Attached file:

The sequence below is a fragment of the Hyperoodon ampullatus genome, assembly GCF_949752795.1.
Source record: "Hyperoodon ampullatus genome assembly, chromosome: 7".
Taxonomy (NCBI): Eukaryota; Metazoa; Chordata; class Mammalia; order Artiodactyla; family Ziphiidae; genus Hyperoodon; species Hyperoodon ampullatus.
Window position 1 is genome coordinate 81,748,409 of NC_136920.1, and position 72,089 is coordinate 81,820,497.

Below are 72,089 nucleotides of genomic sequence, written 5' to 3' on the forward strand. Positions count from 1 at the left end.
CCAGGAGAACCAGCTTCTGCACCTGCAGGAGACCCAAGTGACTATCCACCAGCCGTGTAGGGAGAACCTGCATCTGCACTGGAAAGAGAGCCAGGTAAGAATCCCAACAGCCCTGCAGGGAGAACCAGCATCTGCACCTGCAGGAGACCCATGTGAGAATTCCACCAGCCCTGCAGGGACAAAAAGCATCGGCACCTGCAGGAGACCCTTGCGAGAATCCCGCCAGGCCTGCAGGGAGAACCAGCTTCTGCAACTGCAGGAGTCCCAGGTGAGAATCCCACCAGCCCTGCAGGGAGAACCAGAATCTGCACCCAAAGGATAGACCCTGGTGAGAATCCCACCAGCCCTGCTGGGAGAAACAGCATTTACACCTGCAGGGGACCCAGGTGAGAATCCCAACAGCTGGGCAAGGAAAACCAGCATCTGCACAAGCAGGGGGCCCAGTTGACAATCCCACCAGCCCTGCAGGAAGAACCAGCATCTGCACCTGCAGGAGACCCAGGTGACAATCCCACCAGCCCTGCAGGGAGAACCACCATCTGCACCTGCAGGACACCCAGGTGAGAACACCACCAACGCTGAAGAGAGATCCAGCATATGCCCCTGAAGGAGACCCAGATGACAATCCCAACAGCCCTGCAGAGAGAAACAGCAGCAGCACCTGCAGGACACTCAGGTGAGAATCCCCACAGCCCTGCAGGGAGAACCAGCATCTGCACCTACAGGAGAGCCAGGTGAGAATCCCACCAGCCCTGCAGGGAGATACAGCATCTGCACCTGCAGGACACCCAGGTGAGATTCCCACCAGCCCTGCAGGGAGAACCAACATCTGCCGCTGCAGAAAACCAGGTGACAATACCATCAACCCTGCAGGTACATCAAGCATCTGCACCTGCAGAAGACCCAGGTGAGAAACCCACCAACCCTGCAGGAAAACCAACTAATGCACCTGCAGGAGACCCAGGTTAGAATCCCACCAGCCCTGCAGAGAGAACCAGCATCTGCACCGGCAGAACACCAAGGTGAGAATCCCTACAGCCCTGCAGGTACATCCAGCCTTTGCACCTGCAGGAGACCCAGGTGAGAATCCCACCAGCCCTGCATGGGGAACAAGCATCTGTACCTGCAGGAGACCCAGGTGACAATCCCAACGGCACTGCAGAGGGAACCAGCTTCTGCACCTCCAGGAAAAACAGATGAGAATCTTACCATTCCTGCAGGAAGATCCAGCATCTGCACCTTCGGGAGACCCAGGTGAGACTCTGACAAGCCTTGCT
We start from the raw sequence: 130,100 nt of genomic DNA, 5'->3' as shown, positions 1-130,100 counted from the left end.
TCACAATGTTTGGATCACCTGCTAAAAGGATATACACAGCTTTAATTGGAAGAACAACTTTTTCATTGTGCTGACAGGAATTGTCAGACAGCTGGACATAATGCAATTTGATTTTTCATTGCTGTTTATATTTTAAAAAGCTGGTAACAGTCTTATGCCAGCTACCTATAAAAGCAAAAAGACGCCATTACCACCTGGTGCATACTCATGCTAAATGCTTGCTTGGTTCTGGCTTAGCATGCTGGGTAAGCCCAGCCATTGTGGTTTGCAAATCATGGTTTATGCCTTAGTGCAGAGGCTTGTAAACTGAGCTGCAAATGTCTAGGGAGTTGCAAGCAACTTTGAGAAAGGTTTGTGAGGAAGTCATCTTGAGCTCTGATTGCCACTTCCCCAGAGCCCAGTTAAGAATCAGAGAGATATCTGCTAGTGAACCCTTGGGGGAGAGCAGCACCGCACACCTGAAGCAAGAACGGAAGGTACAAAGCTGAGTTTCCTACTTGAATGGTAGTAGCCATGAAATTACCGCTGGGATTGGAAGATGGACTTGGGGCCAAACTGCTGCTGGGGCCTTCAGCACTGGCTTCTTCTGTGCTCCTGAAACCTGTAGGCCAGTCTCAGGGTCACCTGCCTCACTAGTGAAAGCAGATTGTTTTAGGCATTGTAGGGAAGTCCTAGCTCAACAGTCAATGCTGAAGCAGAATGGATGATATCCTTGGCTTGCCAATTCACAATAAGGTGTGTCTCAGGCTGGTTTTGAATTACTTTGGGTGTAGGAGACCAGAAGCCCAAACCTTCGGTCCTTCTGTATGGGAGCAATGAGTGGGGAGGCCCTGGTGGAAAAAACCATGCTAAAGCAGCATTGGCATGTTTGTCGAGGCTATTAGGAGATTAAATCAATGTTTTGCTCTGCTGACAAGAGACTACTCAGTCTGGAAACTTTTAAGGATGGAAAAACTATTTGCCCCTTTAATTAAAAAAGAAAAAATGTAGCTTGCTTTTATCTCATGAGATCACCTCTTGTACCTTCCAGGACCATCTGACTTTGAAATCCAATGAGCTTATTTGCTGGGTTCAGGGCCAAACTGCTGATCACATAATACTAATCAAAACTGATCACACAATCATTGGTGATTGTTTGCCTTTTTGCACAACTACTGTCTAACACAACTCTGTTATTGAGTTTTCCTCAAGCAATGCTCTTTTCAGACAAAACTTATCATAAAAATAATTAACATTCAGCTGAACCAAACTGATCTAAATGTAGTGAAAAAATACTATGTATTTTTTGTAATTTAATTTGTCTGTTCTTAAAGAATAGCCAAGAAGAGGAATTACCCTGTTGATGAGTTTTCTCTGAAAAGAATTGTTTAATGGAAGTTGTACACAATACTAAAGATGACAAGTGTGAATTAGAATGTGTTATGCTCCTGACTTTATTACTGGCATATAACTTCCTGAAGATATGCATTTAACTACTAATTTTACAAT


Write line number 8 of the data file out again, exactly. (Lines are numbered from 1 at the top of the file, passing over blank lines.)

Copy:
TCACAATGTTTGGATCACCTGCTAAAAGGATATACACAGCTTTAATTGGAAGAACAACTTTTTCATTGTGCTGACAGGAATTGTCAGACAGCTGGACATAATGCAATTTGATTTTTCATTGCTGTTTATATTTTAAAAAGCTGGTAACAGTCTTATGCCAGCTACCTATAAAAGCAAAAAGACGCCATTACCACCTGGTGCATACTCATGCTAAATGCTTGCTTGGTTCTGGCTTAGCATGCTGGGTAAGCCCAGCCATTGTGGTTTGCAAATCATGGTTTATGCCTTAGTGCAGAGGCTTGTAAACTGAGCTGCAAATGTCTAGGGAGTTGCAAGCAACTTTGAGAAAGGTTTGTGAGGAAGTCATCTTGAGCTCTGATTGCCACTTCCCCAGAGCCCAGTTAAGAATCAGAGAGATATCTGCTAGTGAACCCTTGGGGGAGAGCAGCACCGCACACCTGAAGCAAGAACGGAAGGTACAAAGCTGAGTTTCCTACTTGAATGGTAGTAGCCATGAAATTACCGCTGGGATTGGAAGATGGACTTGGGGCCAAACTGCTGCTGGGGCCTTCAGCACTGGCTTCTTCTGTGCTCCTGAAACCTGTAGGCCAGTCTCAGGGTCACCTGCCTCACTAGTGAAAGCAGATTGTTTTAGGCATTGTAGGGAAGTCCTAGCTCAACAGTCAATGCTGAAGCAGAATGGATGATATCCTTGGCTTGCCAATTCACAATAAGGTGTGTCTCAGGCTGGTTTTGAATTACTTTGGGTGTAGGAGACCAGAAGCCCAAACCTTCGGTCCTTCTGTATGGGAGCAATGAGTGGGGAGGCCCTGGTGGAAAAAACCATGCTAAAGCAGCATTGGCATGTTTGTCGAGGCTATTAGGAGATTAAATCAATGTTTTGCTCTGCTGACAAGAGACTACTCAGTCTGGAAACTTTTAAGGATGGAAAAACTATTTGCCCCTTTAATTAAAAAAGAAAAAATGTAGCTTGCTTTTATCTCATGAGATCACCTCTTGTACCTTCCAGGACCATCTGACTTTGAAATCCAATGAGCTTATTTGCTGGGTTCAGGGCCAAACTGCTGATCACATAATACTAATCAAAACTGATCACACAATCATTGGTGATTGTTTGCCTTTTTGCACAACTACTGTCTAACACAACTCTGTTATTGAGTTTTCCTCAAGCAATGCTCTTTTCAGACAAAACTTATCATAAAAATAATTAACATTCAGCTGAACCAAACTGATCTAAATGTAGTGAAAAAATACTATGTATTTTTTGTAATTTAATTTGTCTGTTCTTAAAGAATAGCCAAGAAGAGGAATTACCCTGTTGATGAGTTTTCTCTGAAAAGAATTGTTTAATGGAAGTTGTACACAATACTAAAGATGACAAGTGTGAATTAGAATGTGTTATGCTCCTGACTTTATTACTGGCATATAACTTCCTGAAGATATGCATTTAACTACTAATTTTACAAT